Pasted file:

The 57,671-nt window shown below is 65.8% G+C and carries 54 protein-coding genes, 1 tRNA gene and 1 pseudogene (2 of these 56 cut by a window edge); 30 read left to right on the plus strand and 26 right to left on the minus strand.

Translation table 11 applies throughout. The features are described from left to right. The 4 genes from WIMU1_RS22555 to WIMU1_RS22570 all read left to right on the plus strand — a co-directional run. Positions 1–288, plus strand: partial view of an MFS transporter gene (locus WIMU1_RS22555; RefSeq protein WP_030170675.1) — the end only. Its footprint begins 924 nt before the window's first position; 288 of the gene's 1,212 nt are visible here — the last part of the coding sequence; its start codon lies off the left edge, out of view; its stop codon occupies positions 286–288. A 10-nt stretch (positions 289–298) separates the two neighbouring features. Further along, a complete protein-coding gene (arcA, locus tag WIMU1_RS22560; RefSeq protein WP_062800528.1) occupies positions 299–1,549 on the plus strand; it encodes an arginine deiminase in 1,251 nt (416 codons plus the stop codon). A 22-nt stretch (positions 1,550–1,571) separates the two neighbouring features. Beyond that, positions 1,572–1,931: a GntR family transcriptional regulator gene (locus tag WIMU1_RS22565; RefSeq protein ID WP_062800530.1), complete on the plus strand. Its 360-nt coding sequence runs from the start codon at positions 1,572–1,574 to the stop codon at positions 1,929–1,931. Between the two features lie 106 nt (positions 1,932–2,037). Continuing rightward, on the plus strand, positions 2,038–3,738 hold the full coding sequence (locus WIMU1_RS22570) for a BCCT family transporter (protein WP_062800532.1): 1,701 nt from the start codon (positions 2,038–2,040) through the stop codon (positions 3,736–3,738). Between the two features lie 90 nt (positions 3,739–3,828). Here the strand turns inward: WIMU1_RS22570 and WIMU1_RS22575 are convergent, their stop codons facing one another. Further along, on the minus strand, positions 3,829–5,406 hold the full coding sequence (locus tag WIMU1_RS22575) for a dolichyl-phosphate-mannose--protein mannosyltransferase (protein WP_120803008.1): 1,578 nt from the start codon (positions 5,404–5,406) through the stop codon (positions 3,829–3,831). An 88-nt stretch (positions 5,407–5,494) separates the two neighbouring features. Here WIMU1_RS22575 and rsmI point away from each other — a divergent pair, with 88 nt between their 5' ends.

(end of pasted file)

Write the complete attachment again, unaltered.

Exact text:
The 57,671-nt window shown below is 65.8% G+C and carries 54 protein-coding genes, 1 tRNA gene and 1 pseudogene (2 of these 56 cut by a window edge); 30 read left to right on the plus strand and 26 right to left on the minus strand.

Translation table 11 applies throughout. The features are described from left to right. The 4 genes from WIMU1_RS22555 to WIMU1_RS22570 all read left to right on the plus strand — a co-directional run. Positions 1–288, plus strand: partial view of an MFS transporter gene (locus WIMU1_RS22555; RefSeq protein WP_030170675.1) — the end only. Its footprint begins 924 nt before the window's first position; 288 of the gene's 1,212 nt are visible here — the last part of the coding sequence; its start codon lies off the left edge, out of view; its stop codon occupies positions 286–288. A 10-nt stretch (positions 289–298) separates the two neighbouring features. Further along, a complete protein-coding gene (arcA, locus tag WIMU1_RS22560; RefSeq protein WP_062800528.1) occupies positions 299–1,549 on the plus strand; it encodes an arginine deiminase in 1,251 nt (416 codons plus the stop codon). A 22-nt stretch (positions 1,550–1,571) separates the two neighbouring features. Beyond that, positions 1,572–1,931: a GntR family transcriptional regulator gene (locus tag WIMU1_RS22565; RefSeq protein ID WP_062800530.1), complete on the plus strand. Its 360-nt coding sequence runs from the start codon at positions 1,572–1,574 to the stop codon at positions 1,929–1,931. Between the two features lie 106 nt (positions 1,932–2,037). Continuing rightward, on the plus strand, positions 2,038–3,738 hold the full coding sequence (locus WIMU1_RS22570) for a BCCT family transporter (protein WP_062800532.1): 1,701 nt from the start codon (positions 2,038–2,040) through the stop codon (positions 3,736–3,738). Between the two features lie 90 nt (positions 3,739–3,828). Here the strand turns inward: WIMU1_RS22570 and WIMU1_RS22575 are convergent, their stop codons facing one another. Further along, on the minus strand, positions 3,829–5,406 hold the full coding sequence (locus tag WIMU1_RS22575) for a dolichyl-phosphate-mannose--protein mannosyltransferase (protein WP_120803008.1): 1,578 nt from the start codon (positions 5,404–5,406) through the stop codon (positions 3,829–3,831). An 88-nt stretch (positions 5,407–5,494) separates the two neighbouring features. Here WIMU1_RS22575 and rsmI point away from each other — a divergent pair, with 88 nt between their 5' ends.